30 must have flown further south on the night of 31st August because by 7am next morning she was 170km further south-west, just to the north of La Rochelle. The weather must have been good for migration because she maintained the same south-westerly heading over Ile de Re and then out across the Bay of Biscay. Ospreys are powerful flyers and a flight across the open sea is not the barrier it is to other species – such as Honey Buzzards – which are far more reliant on thermals to aid their journey. By 2pm 30 had completed a 350km flight across the bay of Biscay at altitudes ranging between 200 and 500 metres. Excitingly, she made landfall over the Urdaibai Estuary, where Roy Dennis has translocated Scottish Ospreys for the past three summers. Our friends at the Urdaibai Bird Center have also been closely involved in the Osprey Flyways Project and World Osprey Week, so it was exciting that 30 paid them a (brief) visit!

30 flew 350km across the Bay of Biscay before arriving at the Urdaibai estuary

30 flew 350km across the Bay of Biscay before arriving at the Urdaibai estuary

Unai Egia, the music teacher at Urretxindorra school, situated a few kilomoetres from Urdaibai, wrote a wonderful song about Osprey migration two years ago. Click here to watch the music video (and read the lyrics) of the song, performed by students at Montorre and Urretxindorra schools. The song seems very apt given 30’s flight this year.

Urdaibai would have been an excellent place for 30 to rest for a few hours, but she was clearly determined to continue her migration. During the course of the afternoon and early evening she flew another 311km before eventually settling to roost in a forested area 45km south of Valladolid. During the course of her day’s flight she had covered a staggering 831km.

By first light next morning 30 had moved into open field just over 1km from her roost site, and may even have caught a fish in nearby Lavajo Rabiosa. By 9am, though, she was already 20km south and, like the previous day, clearly determined to press on. By 2pm she had covered 148 kilometres at altitudes of up to 2700 metres. Conditions must have been good for migration because she flew another 149 kilomteres in the next three hours; reaching northern Andalucia at 5pm, with the Sierra Morena mountains prominent on the horizon. This meant that, less than 60 hours after leaving her nest site, 30 had flown an amazing 1728km.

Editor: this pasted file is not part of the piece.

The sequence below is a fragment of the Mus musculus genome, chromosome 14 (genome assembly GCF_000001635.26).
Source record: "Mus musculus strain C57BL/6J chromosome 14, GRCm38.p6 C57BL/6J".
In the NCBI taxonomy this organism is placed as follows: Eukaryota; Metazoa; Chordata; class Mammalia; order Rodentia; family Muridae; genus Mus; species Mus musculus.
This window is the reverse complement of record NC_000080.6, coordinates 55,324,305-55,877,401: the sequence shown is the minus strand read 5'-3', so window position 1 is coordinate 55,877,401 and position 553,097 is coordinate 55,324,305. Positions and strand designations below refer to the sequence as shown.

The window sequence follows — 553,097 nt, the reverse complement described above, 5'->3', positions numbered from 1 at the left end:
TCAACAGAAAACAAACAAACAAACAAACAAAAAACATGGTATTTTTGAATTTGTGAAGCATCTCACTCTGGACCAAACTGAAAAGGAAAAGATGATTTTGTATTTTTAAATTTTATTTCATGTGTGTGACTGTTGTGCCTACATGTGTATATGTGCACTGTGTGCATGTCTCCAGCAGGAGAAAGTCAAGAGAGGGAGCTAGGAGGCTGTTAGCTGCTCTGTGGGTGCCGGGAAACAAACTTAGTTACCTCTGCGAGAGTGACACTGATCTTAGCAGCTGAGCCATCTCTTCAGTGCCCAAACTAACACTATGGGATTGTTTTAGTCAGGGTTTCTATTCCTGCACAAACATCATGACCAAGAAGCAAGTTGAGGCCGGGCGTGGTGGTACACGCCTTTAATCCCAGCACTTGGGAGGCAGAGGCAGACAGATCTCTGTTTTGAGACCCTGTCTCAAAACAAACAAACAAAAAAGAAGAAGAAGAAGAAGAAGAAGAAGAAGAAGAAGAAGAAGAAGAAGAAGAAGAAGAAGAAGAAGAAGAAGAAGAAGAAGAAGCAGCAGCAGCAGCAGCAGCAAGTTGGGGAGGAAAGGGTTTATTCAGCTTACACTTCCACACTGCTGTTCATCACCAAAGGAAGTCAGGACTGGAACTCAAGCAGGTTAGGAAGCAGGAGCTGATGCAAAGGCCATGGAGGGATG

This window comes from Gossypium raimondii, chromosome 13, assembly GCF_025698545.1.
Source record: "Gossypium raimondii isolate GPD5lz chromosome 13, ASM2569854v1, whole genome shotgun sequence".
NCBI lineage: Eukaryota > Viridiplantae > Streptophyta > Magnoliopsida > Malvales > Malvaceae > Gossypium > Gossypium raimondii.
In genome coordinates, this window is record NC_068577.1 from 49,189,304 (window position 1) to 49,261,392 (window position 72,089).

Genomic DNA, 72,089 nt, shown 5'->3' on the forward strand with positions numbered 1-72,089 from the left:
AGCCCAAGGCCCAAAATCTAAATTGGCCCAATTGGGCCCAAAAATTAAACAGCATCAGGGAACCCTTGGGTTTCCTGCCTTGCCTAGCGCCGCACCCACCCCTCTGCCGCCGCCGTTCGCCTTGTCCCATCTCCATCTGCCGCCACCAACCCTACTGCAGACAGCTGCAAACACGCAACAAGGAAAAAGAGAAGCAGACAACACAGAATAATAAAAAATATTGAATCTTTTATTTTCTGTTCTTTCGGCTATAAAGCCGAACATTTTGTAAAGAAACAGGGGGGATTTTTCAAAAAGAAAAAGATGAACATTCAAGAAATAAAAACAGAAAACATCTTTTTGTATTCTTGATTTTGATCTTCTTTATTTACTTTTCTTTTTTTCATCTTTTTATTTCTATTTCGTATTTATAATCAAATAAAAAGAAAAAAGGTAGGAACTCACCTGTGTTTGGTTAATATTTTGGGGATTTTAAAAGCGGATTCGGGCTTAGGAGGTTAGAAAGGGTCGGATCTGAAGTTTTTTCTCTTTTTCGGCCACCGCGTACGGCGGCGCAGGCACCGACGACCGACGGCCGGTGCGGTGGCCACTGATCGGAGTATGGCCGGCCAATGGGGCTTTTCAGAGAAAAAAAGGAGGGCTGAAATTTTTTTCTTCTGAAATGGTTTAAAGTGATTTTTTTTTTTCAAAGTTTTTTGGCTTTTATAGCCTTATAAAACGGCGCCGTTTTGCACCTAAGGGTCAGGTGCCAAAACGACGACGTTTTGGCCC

30 flew over 1700km on her first three days of migration. Red line is her 2014 flight for comparison.

30 flew over 1700km on her first three days of migration. The red line is her 2014 flight for comparison.

30’s transmitter is on a three day cycle, so we should receive the next batch of data over the weekend. If the first three days of migration are anything to go by, she should be flying south through Morocco by now. Watch out for an update in the next few days.

Don’t forget that you can follow 30’s migration on your own copy of Google Earth by following these simple instructions. 

Time to go

We have some exciting news – 30(05), our satellite-tracked female, has begun her autumn migration! She set off on Monday 31st August, at roughly 10:00, and in just two days is already in Spain! Her location as of 12:00 today was roughly 75 miles (120km) west of Madrid. We will have more detailed information to share at the weekend, including maps, but for now it’s great to know she’s on her way!

30 is a very well-known Osprey, due to our ability to follow her migrations. It was thanks to the data from her tracker that some of the team were able to locate 30 on her wintering grounds last year in Senegal. 30 was unfortunate last year and the year before, in that she did not manage to find a mate and breed, after the failure of her previous partner to return. We were very happy this season that 30 found a new partner and successfully raised two chicks. In fact, it was fitting that 30 was the parent of the 100th Rutland chick! 

30(05) 30(05)'s chicks                                   30(05)                                                              30(05)’s chicks


Don’t forget, you can join us to celebrate the fledging of 30’s child by clicking here!

In Manton Bay, the latest news is that S3 has gone! She has not been seen 08:00 this morning. The weather has been pretty reasonable today, with a good north-westerly wind – an ideal day to begin a southward migration. 33 and Maya remained in the bay together all morning, then at 12:00, 33 disappeared. We will have to wait and see if he returns this evening. If he doesn’t, then Maya is the last remaining Manton Bay Osprey of 2015.

Keep your eyes on the news to find out what happens! There is still time to visit the Lyndon Centre before the last Osprey leaves!

S3 on the nest - what a beautiful scene

The last picture of S3